Sen. Mike Lee (R-Utah), the chairman of the conservative Senate Republican Steering Committee, is threatening to use “every procedural tool” at his disposal to slow down Senate passage of a bill to raise the debt ceiling if it doesn’t include “substantial” reforms.
Lee could drag out the floor proceedings on a bill for days, something that negotiators could now have to factor into their timeline as they scramble to reach a deal before the nation defaults.
“I will use every procedural tool at my disposal to impede a debt-ceiling deal that doesn’t contain substantial spending and budgetary reforms. I fear things are moving in that direction. If they do, that proposal will not face smooth sailing in the Senate,” Lee tweeted Thursday morning in response to media reports that White House negotiators and Speaker Kevin McCarthy (R-Calif.) are getting closer to an agreement on spending levels.
Lee has an array of tools at his disposal to bog down any debt limit deal.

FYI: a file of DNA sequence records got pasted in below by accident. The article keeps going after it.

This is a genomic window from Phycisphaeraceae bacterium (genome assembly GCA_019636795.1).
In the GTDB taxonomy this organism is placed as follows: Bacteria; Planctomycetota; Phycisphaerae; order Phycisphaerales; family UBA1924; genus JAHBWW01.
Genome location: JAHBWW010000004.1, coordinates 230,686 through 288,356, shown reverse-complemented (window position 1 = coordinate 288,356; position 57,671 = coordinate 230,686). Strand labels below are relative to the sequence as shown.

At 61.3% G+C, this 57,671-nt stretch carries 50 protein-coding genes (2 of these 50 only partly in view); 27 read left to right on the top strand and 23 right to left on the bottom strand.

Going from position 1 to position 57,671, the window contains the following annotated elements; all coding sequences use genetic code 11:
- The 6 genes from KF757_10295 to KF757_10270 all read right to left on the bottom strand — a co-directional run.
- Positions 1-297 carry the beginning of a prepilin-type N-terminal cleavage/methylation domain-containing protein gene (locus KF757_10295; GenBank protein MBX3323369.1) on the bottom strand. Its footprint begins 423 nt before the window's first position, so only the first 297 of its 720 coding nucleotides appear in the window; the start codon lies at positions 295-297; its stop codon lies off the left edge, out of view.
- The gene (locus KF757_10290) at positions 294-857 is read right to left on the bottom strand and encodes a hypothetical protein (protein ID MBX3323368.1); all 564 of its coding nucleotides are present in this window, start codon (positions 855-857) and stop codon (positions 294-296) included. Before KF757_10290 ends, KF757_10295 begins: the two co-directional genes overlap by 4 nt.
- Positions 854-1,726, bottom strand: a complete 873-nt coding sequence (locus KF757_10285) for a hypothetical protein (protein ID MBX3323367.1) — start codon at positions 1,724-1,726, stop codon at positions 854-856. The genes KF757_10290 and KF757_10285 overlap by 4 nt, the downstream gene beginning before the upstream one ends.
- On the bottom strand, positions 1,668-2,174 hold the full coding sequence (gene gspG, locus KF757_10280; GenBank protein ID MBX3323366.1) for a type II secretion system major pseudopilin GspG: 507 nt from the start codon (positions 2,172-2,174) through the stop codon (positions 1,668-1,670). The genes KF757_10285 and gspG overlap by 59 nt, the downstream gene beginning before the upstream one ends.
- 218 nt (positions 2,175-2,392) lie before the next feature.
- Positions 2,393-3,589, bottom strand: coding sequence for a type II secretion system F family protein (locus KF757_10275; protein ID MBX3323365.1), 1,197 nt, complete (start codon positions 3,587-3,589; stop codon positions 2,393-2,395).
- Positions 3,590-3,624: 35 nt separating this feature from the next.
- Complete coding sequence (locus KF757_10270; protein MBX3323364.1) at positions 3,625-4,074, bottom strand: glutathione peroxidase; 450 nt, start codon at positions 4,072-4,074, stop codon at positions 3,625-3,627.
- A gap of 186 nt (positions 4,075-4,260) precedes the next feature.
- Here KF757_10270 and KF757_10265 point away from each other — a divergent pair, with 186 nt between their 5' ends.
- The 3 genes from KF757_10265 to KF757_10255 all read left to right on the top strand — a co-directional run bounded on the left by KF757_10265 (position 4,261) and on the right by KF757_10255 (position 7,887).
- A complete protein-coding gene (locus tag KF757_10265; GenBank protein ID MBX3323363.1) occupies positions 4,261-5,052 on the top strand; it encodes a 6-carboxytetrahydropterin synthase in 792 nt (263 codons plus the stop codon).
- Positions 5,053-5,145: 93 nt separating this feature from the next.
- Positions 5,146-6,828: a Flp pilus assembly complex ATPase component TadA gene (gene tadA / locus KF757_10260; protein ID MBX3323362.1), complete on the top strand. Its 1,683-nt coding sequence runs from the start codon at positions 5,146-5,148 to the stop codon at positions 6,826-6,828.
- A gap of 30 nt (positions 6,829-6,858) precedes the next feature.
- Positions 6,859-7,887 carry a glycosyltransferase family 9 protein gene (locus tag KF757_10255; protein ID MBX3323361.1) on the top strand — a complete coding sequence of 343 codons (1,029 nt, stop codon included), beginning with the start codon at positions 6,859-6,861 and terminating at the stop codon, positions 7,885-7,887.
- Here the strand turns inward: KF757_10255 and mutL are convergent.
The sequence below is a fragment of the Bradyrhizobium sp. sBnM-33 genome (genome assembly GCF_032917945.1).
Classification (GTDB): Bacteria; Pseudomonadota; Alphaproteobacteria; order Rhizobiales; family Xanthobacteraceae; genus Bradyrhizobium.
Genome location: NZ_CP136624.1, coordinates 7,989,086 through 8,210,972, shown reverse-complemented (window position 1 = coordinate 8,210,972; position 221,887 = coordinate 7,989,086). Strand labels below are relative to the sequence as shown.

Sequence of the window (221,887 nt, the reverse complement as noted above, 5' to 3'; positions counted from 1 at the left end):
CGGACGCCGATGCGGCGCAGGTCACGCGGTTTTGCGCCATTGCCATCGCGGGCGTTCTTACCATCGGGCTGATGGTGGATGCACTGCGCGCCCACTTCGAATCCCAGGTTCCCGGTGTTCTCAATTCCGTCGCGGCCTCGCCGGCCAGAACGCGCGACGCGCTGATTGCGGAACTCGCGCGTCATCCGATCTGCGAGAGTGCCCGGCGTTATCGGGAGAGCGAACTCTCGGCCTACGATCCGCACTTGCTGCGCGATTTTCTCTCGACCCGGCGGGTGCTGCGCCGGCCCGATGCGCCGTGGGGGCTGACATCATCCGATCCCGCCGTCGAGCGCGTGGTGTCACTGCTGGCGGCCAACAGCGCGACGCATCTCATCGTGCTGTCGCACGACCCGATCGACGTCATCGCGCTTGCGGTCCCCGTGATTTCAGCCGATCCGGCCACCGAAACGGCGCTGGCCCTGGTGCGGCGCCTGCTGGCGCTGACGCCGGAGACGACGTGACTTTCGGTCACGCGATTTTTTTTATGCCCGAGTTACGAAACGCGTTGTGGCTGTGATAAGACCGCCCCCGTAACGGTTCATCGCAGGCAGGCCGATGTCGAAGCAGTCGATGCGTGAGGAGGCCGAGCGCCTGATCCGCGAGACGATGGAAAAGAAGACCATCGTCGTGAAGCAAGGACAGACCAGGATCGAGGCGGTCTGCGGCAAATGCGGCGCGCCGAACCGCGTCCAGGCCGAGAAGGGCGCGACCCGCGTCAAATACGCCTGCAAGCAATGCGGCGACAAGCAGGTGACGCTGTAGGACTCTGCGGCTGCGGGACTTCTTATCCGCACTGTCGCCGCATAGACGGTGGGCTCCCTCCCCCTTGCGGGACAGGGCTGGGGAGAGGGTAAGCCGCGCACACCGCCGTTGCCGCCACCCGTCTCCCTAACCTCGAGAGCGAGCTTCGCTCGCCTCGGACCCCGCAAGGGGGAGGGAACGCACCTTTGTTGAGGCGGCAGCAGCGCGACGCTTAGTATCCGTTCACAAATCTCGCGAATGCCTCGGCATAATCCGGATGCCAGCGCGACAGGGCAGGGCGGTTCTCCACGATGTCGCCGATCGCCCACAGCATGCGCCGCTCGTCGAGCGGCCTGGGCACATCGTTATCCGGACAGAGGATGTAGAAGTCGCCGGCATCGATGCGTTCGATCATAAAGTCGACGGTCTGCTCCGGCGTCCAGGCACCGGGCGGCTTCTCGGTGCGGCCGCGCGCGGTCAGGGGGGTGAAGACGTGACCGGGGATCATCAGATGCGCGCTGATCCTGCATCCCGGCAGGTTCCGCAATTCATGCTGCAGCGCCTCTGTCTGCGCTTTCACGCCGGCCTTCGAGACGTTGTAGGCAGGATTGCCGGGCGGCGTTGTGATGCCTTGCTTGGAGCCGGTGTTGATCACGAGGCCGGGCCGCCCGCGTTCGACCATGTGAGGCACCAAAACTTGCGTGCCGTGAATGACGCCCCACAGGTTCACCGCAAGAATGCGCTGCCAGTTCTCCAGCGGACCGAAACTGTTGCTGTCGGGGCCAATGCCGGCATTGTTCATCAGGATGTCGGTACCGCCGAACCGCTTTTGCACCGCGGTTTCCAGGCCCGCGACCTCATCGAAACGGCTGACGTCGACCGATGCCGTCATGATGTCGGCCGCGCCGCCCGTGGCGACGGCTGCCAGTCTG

More on the debt ceiling from The Hill:
- House leaves town with no debt ceiling deal
- Jeffries warns: House Democrats won’t rubber stamp debt ceiling deal
- Why complaints from the left and right on the debt ceiling talks point to progress
- Meet McCarthy’s closers on debt ceiling talks
- Democrats seek unlikely debt ceiling savior: Mitch McConnell
He could insist on a full reading of the bill and refuse to agree to waive motions to skip other time-consuming procedural formalities on the Senate floor.
The eventual deal will likely fall short of the major reforms included in the Limit, Save, Grow Act, which the House passed last month.
That bill would raise the debt ceiling by $1.5 trillion in exchange for $4.8 trillion in spending cuts over 10 years.
Lee earlier this month spearheaded a letter signed by 43 Republican senators warning they would not vote to advance “any bill that raises the debt ceiling without substantive spending and budget reforms.”
But any debt limit bill that has McCarthy’s support would get enough Republican votes to pass the Senate even if it didn’t include what Lee and other conservatives would consider “substantial spending and budgetary reforms.”